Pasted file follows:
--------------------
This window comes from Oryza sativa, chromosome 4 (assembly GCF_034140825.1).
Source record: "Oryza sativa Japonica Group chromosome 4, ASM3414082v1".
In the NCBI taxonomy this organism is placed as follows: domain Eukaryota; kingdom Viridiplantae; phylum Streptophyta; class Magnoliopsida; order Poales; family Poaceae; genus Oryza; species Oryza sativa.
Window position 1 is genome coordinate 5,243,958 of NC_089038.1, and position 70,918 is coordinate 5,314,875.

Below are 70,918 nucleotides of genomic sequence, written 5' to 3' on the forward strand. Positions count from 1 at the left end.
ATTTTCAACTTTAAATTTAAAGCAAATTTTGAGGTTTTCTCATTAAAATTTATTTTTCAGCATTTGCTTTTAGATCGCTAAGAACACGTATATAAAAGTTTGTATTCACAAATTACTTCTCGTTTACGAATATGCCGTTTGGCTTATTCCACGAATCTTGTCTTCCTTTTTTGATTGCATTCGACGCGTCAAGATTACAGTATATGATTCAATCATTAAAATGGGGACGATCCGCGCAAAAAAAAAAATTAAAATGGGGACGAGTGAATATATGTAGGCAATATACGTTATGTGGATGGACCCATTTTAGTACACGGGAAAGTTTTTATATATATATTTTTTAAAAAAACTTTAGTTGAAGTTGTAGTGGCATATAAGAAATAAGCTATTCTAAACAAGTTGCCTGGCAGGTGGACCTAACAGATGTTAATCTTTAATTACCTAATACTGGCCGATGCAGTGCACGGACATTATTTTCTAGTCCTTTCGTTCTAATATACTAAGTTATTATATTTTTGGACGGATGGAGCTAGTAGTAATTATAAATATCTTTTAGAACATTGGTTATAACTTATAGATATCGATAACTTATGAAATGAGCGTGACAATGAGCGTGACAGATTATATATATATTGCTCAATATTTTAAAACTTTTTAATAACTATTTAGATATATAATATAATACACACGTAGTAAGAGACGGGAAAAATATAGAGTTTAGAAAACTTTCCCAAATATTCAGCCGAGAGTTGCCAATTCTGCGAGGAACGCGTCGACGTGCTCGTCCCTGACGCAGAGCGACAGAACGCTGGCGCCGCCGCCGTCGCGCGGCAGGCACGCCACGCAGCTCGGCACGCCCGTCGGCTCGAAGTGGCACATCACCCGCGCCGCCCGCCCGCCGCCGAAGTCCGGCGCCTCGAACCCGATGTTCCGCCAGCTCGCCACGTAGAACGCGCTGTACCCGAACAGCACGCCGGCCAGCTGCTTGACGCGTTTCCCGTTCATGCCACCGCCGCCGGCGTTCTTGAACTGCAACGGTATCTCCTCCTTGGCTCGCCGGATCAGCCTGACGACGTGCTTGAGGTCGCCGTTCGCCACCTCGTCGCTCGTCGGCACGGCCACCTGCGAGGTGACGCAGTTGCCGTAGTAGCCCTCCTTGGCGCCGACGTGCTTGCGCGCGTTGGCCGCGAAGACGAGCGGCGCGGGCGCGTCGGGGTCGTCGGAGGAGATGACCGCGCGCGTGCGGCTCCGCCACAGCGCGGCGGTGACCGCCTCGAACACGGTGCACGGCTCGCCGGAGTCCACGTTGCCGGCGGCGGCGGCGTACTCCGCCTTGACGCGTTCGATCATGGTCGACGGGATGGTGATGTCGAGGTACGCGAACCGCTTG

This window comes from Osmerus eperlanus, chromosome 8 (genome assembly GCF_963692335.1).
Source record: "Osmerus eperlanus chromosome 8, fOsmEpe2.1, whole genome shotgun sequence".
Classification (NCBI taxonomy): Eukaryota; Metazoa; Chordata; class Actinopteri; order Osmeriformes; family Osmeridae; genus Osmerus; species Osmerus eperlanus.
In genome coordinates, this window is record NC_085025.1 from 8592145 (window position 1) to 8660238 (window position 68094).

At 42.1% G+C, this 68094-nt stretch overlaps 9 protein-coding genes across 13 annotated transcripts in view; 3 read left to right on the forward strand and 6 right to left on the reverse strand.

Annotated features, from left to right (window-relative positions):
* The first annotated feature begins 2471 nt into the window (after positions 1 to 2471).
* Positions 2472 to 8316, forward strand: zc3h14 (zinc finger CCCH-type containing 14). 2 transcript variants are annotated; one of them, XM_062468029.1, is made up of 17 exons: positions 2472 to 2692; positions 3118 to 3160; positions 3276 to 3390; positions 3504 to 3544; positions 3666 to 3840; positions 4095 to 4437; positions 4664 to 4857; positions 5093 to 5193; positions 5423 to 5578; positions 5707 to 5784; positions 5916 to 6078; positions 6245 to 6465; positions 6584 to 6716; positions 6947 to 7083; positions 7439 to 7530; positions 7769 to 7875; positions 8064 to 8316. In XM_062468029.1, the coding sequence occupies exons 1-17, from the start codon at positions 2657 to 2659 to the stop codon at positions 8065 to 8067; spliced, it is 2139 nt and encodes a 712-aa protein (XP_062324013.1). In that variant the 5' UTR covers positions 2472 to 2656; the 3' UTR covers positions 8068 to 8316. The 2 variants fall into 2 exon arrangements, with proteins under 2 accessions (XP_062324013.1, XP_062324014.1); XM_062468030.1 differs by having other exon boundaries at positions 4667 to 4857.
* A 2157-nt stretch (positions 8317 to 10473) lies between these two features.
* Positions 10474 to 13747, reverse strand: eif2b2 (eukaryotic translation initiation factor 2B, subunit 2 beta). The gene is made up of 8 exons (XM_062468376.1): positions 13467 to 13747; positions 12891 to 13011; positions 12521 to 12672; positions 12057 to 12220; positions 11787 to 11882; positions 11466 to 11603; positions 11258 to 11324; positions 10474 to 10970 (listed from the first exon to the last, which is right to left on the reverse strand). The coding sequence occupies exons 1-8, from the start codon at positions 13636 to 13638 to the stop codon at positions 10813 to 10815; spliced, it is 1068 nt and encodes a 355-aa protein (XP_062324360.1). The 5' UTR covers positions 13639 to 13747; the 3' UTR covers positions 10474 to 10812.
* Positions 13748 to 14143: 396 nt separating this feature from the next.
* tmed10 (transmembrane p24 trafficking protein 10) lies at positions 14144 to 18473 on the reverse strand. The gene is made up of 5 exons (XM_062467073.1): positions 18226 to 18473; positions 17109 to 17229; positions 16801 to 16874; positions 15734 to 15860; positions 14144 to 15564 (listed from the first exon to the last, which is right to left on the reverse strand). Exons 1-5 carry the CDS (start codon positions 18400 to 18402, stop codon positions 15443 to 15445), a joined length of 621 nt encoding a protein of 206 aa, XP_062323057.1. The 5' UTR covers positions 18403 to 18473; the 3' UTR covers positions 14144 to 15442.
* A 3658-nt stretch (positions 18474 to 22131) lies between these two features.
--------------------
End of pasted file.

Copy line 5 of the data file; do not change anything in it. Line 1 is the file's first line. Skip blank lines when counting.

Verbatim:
Below are 70,918 nucleotides of genomic sequence, written 5' to 3' on the forward strand. Positions count from 1 at the left end.